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Updated: January 24, 2010 15:21 IST

Pachauri rules out resignation, says IPCC expressed regret

Aarti Dhar
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Intergovernmental Panel on Climate Change chairman R.K. Pachauri has admitted report on Himalayan Glacier was erroreous. However, he denied reports of his resignation. File photo
AP Intergovernmental Panel on Climate Change chairman R.K. Pachauri has admitted report on Himalayan Glacier was erroreous. However, he denied reports of his resignation. File photo

Chairman of the Inter-governmental Panel on Climate Change (IPCC) R.K. Pachauri on Saturday ruled out his resignation in the wake of the controversy over the inclusion of unsubstantiated data in the Fourth Assessment Report, which said the Himalayan glaciers would vanish by 2035, an error for which the IPCC had to express regret. He said he was elected by all countries in the world and had a task to complete.

“My job is to complete the Fifth Assessment Report. It is an unfortunate error, but this one error, which is regrettable, will no way detract us from finishing our job,” he said at a press conference here.

Admitting there were more mistakes in the section, Mr. Pachauri said the IPCC had expressed regret for that.

“In the future, the performance of every lead author will be under scrutiny. We will exercise a higher level of surveillance to ensure that such human errors do not creep into the fifth report,” he said.

Mr. Pachauri said no action could be taken against the lead authors as they were not IPCC employees.

“The Nobel Prize-winning IPCC’s credibility was established over the last 21 years and got strengthened as we accepted the mistake,” Mr. Pachauri said, asserting that its image would not be shaken by the incident.

He also ruled out a review of the remaining chapters of the Fourth Assessment report. “Our procedures are robust and solid. We only have to adhere to implementing the procedure. In this case, it was a failure on the part of the authors. We will be particular in avoiding slip-ups in the next report.”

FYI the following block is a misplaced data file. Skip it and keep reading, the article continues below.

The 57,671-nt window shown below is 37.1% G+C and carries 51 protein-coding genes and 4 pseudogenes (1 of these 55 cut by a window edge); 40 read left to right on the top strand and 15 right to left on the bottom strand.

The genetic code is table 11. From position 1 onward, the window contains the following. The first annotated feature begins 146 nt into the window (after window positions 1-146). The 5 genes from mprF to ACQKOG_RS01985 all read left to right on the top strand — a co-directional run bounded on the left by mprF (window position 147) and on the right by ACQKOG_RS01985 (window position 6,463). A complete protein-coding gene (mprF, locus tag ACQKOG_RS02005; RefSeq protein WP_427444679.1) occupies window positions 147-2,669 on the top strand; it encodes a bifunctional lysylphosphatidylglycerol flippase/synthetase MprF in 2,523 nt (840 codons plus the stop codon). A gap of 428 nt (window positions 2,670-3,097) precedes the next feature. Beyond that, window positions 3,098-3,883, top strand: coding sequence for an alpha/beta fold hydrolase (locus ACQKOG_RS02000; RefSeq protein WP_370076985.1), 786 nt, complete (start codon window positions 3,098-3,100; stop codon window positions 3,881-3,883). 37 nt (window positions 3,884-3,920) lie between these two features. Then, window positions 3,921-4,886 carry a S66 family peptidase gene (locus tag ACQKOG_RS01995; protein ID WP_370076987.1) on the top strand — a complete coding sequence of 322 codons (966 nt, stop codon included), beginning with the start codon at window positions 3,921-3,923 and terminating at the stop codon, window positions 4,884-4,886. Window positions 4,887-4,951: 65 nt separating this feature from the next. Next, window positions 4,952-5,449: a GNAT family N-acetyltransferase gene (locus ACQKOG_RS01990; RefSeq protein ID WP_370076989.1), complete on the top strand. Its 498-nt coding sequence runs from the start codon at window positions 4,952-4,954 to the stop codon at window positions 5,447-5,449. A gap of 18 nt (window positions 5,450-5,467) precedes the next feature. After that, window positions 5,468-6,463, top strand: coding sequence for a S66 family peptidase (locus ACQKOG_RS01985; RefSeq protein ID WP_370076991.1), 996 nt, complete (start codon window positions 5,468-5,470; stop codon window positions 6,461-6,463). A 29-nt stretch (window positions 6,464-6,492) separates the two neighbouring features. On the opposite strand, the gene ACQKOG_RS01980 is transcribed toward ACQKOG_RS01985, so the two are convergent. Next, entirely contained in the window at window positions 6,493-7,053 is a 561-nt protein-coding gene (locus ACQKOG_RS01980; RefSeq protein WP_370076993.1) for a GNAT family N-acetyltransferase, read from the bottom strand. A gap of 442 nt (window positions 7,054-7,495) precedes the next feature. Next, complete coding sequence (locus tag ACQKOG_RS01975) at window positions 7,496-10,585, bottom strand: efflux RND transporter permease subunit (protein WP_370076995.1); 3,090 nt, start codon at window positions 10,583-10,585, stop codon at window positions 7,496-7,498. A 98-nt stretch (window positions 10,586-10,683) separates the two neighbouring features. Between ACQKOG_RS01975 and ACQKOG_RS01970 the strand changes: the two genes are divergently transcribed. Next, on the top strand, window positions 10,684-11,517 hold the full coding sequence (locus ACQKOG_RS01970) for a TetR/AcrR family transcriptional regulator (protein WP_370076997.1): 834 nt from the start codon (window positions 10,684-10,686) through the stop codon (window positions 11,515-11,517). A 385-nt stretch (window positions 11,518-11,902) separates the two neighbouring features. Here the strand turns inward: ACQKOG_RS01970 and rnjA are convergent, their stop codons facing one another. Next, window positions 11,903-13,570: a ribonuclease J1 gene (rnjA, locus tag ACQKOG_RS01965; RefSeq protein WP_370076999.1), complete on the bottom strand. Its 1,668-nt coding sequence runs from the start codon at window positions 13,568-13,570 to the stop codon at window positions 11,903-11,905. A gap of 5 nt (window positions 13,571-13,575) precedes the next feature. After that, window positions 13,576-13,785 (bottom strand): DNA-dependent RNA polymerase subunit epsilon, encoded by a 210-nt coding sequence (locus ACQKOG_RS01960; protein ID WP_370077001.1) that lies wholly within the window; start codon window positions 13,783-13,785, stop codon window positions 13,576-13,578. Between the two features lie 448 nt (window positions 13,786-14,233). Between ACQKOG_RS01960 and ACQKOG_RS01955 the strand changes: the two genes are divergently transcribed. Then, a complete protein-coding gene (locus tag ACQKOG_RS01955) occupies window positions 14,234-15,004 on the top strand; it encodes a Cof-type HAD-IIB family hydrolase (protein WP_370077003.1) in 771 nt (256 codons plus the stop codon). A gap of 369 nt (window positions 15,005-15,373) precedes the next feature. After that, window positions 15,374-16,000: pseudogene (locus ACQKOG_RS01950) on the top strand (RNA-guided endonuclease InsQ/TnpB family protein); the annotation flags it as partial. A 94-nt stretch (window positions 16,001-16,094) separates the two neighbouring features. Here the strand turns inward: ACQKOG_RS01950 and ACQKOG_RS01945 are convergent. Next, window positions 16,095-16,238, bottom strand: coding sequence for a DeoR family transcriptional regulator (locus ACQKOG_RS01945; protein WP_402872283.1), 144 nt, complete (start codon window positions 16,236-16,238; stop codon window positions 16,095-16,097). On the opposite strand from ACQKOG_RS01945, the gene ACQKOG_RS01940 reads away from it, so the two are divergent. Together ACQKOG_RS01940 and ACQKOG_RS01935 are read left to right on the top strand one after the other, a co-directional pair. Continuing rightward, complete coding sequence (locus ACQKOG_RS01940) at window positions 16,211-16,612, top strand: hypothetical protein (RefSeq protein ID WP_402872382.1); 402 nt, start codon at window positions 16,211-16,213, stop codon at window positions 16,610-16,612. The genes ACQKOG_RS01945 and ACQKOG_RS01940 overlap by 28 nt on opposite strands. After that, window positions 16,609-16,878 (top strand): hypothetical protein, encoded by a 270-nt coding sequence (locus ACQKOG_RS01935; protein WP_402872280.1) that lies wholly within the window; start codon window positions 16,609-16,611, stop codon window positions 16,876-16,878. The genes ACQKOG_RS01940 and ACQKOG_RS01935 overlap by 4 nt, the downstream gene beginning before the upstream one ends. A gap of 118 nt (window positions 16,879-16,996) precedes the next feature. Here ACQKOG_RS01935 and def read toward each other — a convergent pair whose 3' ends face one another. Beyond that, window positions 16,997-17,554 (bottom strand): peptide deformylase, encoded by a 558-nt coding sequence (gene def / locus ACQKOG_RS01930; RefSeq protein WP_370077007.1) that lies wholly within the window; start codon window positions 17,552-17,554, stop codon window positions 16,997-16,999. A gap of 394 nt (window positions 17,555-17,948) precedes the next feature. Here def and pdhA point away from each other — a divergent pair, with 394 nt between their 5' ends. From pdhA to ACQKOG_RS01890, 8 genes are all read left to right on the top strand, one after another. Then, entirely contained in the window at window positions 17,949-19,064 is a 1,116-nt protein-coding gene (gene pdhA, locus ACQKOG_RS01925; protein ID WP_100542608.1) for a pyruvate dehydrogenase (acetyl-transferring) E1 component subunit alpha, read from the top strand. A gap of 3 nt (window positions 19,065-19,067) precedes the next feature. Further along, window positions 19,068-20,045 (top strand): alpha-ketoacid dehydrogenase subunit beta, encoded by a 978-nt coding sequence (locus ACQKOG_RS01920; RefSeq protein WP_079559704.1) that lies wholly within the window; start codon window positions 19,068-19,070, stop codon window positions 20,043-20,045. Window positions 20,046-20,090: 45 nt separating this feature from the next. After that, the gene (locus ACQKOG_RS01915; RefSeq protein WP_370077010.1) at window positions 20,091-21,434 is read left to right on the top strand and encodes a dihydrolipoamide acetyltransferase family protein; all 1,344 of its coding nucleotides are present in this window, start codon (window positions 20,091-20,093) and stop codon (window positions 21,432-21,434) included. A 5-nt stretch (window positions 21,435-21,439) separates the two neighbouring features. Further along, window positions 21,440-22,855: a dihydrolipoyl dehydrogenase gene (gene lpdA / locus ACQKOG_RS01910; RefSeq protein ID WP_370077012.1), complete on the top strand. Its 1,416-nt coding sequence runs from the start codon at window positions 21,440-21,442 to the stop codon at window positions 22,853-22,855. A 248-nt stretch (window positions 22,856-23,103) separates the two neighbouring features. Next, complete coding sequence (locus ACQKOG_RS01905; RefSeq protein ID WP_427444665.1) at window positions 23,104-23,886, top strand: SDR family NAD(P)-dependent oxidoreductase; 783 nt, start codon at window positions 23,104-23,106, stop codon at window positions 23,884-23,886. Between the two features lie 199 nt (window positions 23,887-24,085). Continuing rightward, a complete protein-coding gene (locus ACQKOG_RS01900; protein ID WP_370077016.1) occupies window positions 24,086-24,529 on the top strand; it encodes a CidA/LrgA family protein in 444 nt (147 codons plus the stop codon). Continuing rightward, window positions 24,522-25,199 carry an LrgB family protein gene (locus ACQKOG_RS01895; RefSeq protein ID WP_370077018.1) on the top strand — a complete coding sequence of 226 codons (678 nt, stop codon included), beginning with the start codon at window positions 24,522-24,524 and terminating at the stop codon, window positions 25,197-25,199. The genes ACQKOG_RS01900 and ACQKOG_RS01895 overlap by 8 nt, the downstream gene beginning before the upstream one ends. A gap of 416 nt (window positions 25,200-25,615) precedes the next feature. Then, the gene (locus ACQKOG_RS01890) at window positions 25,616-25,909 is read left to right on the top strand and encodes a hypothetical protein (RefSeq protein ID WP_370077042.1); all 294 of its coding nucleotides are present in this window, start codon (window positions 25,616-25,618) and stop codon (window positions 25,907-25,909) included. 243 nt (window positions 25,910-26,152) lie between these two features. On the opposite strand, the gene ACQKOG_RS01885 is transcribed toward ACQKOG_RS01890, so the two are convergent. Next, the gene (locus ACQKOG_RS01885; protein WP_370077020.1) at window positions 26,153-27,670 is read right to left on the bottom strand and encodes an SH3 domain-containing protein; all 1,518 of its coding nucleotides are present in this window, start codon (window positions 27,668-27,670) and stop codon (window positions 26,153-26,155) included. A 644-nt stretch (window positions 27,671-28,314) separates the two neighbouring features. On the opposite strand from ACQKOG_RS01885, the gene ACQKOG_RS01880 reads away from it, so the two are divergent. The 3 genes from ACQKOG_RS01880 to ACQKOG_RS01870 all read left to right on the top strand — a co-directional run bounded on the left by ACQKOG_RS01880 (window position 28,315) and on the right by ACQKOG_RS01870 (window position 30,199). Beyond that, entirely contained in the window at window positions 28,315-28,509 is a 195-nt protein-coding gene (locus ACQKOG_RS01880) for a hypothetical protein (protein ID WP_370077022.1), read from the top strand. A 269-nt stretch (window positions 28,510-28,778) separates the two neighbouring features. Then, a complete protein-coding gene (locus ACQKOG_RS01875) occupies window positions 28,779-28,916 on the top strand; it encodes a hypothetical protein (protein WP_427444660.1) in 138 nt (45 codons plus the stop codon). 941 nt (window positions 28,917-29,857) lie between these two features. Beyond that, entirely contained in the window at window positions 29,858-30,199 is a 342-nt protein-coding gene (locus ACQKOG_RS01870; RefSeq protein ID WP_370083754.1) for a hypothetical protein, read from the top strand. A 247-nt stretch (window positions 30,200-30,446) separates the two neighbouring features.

‘Experts needed’

Mr. Pachauri admitted that not much research was done on the Himalayan glaciers. “There should be a dedicated programme to monitor and measure these glaciers. The entire field of glacier dynamics need experts and India is short of such experts.”

Taking on climate sceptics, Mr. Pachauri said they were out to demolish the entire science of climate change.

“There are 1200 lobbyists in Washington DC paid by 770 companies to stop anything related to climate change policies proposed by the United States. An enormous amount of resources are in the sceptics’ hands because climate change is a threat to convenient profit,” he alleged.

The poorest regions of the world were the victims of climate change and those giving money to the sceptics were not concerned about these areas, he said.

On V.K. Raina’s report on the health of the Himalayan glaciers that challenged the IPCC claim, he said that if some Indian glaciologist found something, he could have informed him.

“I would have investigated it. The report made by Raina is broad and raises more questions on glacier melting and global warming. But it is not peer reviewed and there is hardly any citation in the report,” he said.

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